To put it simply, boundaries are a way to understand how we relate to ourselves and other people. Individuals can have boundaries that range from rigid, to healthy, to porous, and oftentimes someone’s boundaries can be different depending on the context. For example, someone with healthy boundaries around their time may have rigid emotional boundaries. MyTherapistAid.com offers a comprehensive overview of the characteristics of each boundary type.
These interventions are great for exploring and processing through substance use. Using a metaphor for Stages of Change helps the client conceptualize where they are at in their recovery process, and it helps build trust between the therapist and the client. Using a timeline activity helps the client gain insight into patterns throughout their life so that they can better anticipate triggers and potential needs.
Remembering Important Dates: Acknowledging the important dates in loved ones’ lives can help you strengthen your relationships by showing them that you care about them. Important dates can include birthdays, anniversaries, difficult milestones, big job interviews, or a medical appointment. There are a lot of different ways to keep track of these dates, and finding a system that works for you can help you stay on top of important dates. Some ideas include using an online or paper calendar, creating reminders on one (or more) of your devices, or post-it notes around your house. It may also be helpful to think about how you want to acknowledge the date (e.g., sending a text, giving a gift, etc).
he acronym, FAST, comes from dialectical behavioral therapy (DBT), and it describes how to promote self-respect while navigating challenging relationship situations:
F – Fair, show fairness to yourself and the other person.
A – Apologize and take responsibility only when appropriate.
S – Stick to your values to preserve your sense of integrity
T – Truthful, be truthful and avoid bending the truth (e.g., exaggerating, acting helpless)
For more information, visit https://www.optimumperformanceinstitute.com/dbt-treatment/dbt-fast-skills-explained/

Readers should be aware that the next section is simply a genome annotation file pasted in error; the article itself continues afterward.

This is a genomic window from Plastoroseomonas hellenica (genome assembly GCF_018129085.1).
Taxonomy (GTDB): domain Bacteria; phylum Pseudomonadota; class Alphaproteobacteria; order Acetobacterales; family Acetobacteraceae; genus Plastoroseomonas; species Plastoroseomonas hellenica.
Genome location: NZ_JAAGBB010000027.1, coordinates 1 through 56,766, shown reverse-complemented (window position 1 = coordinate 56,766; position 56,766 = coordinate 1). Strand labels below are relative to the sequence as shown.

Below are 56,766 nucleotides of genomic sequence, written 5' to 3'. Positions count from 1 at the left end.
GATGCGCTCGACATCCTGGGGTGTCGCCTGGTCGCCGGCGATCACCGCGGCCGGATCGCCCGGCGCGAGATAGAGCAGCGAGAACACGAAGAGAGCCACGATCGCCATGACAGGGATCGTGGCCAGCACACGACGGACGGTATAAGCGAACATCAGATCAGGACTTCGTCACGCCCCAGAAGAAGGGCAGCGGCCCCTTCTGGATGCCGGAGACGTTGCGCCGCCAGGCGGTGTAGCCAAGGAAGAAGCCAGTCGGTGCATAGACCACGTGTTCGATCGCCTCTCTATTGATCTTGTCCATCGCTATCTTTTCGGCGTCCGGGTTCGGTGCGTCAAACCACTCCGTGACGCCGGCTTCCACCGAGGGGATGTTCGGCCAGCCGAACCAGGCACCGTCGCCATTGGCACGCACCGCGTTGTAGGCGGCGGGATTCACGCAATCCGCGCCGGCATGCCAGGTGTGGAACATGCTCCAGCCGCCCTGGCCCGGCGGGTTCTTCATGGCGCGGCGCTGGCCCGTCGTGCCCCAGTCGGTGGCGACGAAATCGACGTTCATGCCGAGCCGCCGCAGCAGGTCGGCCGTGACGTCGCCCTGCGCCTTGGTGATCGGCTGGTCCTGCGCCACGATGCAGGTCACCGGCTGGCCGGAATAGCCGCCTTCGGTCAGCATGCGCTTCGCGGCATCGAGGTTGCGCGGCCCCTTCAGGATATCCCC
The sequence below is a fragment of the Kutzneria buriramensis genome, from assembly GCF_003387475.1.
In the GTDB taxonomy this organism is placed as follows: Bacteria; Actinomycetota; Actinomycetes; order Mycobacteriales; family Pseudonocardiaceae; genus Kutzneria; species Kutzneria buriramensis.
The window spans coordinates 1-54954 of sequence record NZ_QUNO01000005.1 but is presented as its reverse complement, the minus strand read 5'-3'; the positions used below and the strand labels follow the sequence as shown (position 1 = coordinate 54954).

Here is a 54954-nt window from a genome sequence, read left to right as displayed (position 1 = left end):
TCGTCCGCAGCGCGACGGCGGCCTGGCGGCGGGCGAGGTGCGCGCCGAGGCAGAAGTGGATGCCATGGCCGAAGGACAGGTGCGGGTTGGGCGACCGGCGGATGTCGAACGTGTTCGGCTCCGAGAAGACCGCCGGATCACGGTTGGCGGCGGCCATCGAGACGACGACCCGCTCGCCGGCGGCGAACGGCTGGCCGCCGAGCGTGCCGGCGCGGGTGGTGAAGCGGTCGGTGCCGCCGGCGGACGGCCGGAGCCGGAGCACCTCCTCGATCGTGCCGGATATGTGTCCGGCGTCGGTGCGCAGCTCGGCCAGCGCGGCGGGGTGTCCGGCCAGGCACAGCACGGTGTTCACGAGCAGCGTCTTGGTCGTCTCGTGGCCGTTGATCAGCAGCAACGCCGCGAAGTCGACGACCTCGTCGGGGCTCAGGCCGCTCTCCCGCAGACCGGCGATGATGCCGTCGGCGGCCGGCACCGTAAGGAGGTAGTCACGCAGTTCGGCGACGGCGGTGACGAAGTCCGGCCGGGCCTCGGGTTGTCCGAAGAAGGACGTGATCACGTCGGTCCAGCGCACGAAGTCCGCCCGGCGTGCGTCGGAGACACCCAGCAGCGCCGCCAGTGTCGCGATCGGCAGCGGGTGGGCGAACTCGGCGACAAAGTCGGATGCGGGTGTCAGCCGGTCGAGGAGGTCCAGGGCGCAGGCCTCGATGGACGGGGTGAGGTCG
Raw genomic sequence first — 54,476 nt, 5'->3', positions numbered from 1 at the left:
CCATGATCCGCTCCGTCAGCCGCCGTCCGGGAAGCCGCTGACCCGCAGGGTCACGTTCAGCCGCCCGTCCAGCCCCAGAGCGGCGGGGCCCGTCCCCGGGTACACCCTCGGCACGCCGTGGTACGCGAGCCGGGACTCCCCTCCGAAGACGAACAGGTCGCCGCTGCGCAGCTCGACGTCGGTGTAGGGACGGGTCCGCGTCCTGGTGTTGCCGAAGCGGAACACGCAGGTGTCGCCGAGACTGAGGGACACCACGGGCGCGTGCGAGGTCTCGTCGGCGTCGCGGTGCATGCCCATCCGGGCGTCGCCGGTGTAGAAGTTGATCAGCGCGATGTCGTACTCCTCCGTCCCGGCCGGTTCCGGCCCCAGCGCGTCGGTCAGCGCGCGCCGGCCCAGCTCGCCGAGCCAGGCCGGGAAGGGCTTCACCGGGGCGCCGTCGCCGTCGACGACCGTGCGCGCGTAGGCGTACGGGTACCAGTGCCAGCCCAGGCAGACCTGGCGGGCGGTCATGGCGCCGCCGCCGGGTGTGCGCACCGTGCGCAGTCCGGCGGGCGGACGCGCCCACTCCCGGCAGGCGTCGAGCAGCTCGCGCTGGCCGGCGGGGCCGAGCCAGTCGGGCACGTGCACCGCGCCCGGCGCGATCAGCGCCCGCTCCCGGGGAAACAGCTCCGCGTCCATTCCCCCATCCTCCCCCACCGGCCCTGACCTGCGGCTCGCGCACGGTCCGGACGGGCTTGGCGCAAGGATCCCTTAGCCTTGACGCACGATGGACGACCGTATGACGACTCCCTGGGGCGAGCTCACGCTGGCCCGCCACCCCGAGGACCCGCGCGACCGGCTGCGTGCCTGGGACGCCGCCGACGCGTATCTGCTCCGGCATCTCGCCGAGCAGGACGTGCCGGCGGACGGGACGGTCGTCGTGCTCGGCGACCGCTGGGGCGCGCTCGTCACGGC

This year, holiday celebrations are likely different than in past years. In addition to acknowledging whatever emotions come up for you during the holidays this year, another helpful thing can be practicing gratitude. A growing body of research has shown that people who engage in gratitude practices (even during the COVID-19 pandemic) have higher wellbeing and vitality than those who do not. To get you started, the following website has a great list of ideas about ways to practice gratitude individually or with loved ones: https://daringtolivefully.com/gratitude-exercises
This activity uses getting quiet and posing a question to oneself, “How can I be more balanced?” as well as using the imagery of balancing on a tree branch to create an embodied experience of balance.
Choose a space in your home to dedicate to safety and calmness. This could be a room, or even a closet, corner, or a spot outside. Fill the space with things that make you feel safe and calm, so that you can take breaks there and feel more grounded. When thinking about things to include, it can be helpful to think about what textures, smells, imagery, sounds, lighting, or tastes help you feel safe, calm, and grounded
Passive, Aggressive, and Assertive Communication: Most of us use each of these styles of communication throughout our lives and in different relationships in our lives. Assertive communication is characterized by respect, confidence, firmness, fairness, and a relaxed demeanor. Review the table below to learn more about each of these communication styles. Reflect on which situations and which relationships you use each of these communication styles.
Our minds and bodies are in constant communication, and our breathing patterns are one example of this. When we feel stressed, we often take shallow, quick breaths from our chest. When we feel safe and relaxed, we take longer, deeper breaths from our stomachs. Experiment with changing your breathing patterns and notice what happens in your body and mind. This can be a great way to manage stress and anxiety.
Reducing vulnerability to unpleasant emotions: While all emotions serve a function and have meaning, sometimes it can be helpful to find ways to protect ourselves from “spiraling” and feeling overwhelmed. The following acronym from Dialectical Behavior Therapy (DBT) is used to help us remember ways to reduce our vulnerability to “spiraling:”